Despite a star turn by Margot Robbie, ‘Focus’ is let down by a middling Will Smith, and doesn’t seem to quite come off as either a crime caper or a romantic comedy. (Photo courtesy of Warner Bros)
Many Sleights of Hand, but No Focus in This Heist Flick
BY :TUNGGUL WIRAJUDA
MARCH 05, 2015
Sleights of hand requiring the use of complicated plot points and red herrings come naturally for Glenn Ficarra and John Requa, the directing and writing masterminds behind box-office hits like "I Love You Phillip Morris" and "Crazy, Stupid, Love." There's every reason to expect the same from the two with their latest effort, "Focus," starring Will Smith as Nicky Spurgeon, a veteran New Orleans con man whose dress and manners is as sharp as his eye for a hustle in the city's Bourbon Street district or its horse races.
With the Super Bowl in town, Nicky goes on pickpocketing spree, swindling and emptying out the credit cards of unsuspecting revelers packing the city, with a little help from his band of thieves. The smooth, jaunty Nicky is soon stopped in his tracks by Jess Barrett (Margo Robbie), a striking blonde whose looks go a long way in bolstering her natural talents as a con artist.
Nicky takes to the newcomer and brings her under his wing to teach her the tricks of the trade, culminating in a hustle that shows how their trade leaves little to chance. Soon he finds himself falling for her -- a violation of his mentor's hard and fast rule against getting too close to other con artists, prompting Nicky to leave Jess.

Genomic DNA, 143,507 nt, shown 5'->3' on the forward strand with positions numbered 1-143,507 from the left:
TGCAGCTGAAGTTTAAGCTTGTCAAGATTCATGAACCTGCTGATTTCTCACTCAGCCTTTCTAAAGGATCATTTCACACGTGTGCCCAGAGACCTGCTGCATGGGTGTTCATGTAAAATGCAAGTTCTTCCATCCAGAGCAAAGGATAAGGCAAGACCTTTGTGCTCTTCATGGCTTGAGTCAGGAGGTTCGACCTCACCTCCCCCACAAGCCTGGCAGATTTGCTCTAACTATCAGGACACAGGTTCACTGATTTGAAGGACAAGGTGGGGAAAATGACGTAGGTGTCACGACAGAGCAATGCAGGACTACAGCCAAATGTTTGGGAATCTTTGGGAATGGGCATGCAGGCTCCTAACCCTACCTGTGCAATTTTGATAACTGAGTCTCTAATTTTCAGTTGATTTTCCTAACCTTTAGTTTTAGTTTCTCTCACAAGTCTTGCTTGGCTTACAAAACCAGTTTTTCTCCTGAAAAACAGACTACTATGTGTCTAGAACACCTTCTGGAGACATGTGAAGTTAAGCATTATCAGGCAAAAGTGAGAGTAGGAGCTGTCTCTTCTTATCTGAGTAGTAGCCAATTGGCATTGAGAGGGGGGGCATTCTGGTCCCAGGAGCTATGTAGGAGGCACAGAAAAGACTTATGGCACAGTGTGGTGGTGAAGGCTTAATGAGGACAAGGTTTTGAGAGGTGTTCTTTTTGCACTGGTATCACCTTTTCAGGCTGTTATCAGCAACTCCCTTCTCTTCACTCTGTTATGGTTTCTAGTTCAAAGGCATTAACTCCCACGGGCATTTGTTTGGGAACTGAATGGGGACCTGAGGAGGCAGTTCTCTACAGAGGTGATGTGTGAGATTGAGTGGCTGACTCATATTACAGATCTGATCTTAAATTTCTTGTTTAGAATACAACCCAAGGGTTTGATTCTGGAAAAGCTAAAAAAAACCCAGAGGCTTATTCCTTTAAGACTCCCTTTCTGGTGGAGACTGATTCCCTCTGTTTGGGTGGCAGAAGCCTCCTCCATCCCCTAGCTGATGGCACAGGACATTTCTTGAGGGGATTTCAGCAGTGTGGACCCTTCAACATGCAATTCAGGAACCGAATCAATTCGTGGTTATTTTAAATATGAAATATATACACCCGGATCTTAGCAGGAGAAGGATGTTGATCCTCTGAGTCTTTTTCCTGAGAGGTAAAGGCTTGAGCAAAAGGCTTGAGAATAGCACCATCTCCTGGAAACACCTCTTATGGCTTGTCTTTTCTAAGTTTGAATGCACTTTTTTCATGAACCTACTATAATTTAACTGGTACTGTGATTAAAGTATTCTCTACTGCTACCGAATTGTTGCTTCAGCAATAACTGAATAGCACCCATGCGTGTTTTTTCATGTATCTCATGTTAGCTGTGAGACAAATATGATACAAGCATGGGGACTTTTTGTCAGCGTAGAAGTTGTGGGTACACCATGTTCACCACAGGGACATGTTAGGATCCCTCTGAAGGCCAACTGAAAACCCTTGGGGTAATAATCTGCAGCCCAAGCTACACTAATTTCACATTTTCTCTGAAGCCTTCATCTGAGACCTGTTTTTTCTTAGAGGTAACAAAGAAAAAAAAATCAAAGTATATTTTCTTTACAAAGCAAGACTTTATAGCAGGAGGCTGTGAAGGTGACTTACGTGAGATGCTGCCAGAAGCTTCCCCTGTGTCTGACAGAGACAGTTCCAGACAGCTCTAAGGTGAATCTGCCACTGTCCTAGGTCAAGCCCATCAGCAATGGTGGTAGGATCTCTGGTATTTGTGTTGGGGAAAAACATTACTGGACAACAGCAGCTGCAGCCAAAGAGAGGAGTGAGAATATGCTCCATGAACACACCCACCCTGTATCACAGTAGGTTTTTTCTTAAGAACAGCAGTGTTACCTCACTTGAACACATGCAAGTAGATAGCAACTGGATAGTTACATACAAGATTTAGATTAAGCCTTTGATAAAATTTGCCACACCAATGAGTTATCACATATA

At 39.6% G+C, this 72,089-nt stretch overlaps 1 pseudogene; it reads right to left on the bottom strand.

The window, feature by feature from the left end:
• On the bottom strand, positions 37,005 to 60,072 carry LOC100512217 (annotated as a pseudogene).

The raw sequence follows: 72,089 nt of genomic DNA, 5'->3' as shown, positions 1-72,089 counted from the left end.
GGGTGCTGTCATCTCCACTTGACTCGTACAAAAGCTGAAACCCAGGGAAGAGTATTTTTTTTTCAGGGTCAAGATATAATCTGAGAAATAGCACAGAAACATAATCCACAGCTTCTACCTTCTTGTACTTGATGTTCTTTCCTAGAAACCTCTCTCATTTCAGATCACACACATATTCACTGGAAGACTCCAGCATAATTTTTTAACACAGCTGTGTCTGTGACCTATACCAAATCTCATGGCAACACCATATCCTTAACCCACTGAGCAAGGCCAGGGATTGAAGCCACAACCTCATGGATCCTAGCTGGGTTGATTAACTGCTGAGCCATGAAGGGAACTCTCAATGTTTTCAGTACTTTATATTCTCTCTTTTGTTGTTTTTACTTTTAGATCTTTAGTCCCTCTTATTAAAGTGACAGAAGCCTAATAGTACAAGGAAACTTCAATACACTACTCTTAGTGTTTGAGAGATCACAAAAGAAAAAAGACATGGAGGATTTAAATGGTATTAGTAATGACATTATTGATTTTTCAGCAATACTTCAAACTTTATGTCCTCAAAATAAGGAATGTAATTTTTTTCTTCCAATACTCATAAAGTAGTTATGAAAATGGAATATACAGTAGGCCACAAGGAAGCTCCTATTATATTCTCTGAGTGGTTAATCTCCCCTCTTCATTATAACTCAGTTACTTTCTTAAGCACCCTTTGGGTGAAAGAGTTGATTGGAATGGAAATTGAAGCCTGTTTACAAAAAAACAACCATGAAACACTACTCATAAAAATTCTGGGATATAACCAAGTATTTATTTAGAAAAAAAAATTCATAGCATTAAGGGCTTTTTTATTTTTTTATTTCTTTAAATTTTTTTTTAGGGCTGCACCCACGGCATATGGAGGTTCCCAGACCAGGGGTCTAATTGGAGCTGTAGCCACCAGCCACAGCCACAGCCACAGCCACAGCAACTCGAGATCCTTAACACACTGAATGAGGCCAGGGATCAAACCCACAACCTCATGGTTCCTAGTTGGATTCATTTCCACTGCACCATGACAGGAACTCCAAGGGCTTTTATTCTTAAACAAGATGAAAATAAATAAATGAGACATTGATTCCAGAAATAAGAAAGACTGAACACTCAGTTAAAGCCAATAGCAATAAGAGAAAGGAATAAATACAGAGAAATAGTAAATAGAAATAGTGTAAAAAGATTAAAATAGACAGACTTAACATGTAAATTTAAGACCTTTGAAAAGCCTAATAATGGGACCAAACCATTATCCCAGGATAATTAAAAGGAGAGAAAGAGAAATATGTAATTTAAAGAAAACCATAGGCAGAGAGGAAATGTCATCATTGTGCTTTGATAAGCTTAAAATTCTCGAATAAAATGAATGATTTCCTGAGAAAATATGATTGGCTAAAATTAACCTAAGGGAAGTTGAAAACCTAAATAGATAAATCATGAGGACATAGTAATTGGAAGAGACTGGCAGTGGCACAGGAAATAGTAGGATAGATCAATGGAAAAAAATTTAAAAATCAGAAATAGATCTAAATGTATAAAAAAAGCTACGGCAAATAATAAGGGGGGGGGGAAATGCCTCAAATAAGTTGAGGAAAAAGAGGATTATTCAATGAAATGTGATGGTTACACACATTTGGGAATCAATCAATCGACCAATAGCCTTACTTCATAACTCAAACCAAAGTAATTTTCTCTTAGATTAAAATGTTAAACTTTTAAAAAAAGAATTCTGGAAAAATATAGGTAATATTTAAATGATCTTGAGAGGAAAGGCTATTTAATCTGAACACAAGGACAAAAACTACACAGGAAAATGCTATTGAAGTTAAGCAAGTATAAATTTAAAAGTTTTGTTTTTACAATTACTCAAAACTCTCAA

Three years later, Nicky makes his way to Buenos Aires for his biggest score yet, as he sets out to hustle an F1 engineer, Garriga (Rodrigo Santoro, who previously worked with Ficarra and Requa in "Phillip Morris"). But Nicky gets more than he bargains for when he runs into Jess, now a worldly femme fatale, forcing him to resort to every trick in the book.
Ficarra and Requa make the most of Smith's chemistry with Robbie, an interaction that cinematographer Xavier Perez Grobet deftly capture in the cool sophistication of a Buenos Aires bar or the more intimate setting of an al fresco lunch, as well as New Orleans' more casual and boisterous atmosphere. While the glamour and charm of the leads gives life to "Focus" and engages the audience, the movie also seemed to leave Smith in a bind. Best known as a slick ladies' man in the two "Bad Boys" movies or "Hitch," Smith as Nicky seems to be torn between using his wit to sweep Jess off her feet or to blinker the targets of his hustles. His listless delivery, a marked change from his earlier movies, also renders the humor in "Focus" flat, despite the obvious sexual innuendoes and double entendres. As such, the movie doesn't seem to quite come off as either a crime caper or a romantic comedy.
Robbie, though, is a standout. Glamorous, quirky and vivacious, her transformation from a wide-eyed rookie hustler eager to learn, into a seasoned, world-wise femme fatale is one of the movie's highlights. Vivid in her red dress and sultry sensuality, her turn as Jess further affirms the critical acclaim that she garnered for her role as Naomi Lapaglia in Martin Scorsese's "The Wolf of Wall Street." Adrian Martinez's turn as Nicky's accomplice Farhad also helps bail out "Focus," with the offhanded slacker humor that he brings to the scams giving the movie a much-needed dose of life.
But like a spider caught in its own web, "Focus" seems to get lost in the interminable and intertwined sleights of hand, both verbal and literal, that its protagonist indulge in. While Ficarra and Requa seem to urge the audience to read between the lines or watch the scams closely, it's not too much of a stretch to say that the movie fails to live up to its title.
The Peak Focus
Written and directed by Glenn Ficarra and John Requa
Starring Will Smith, Margot Robbie, Rodrigo Santoro and Adrian Martinez
Running time: 104 minutes
English with Indonesian subtitles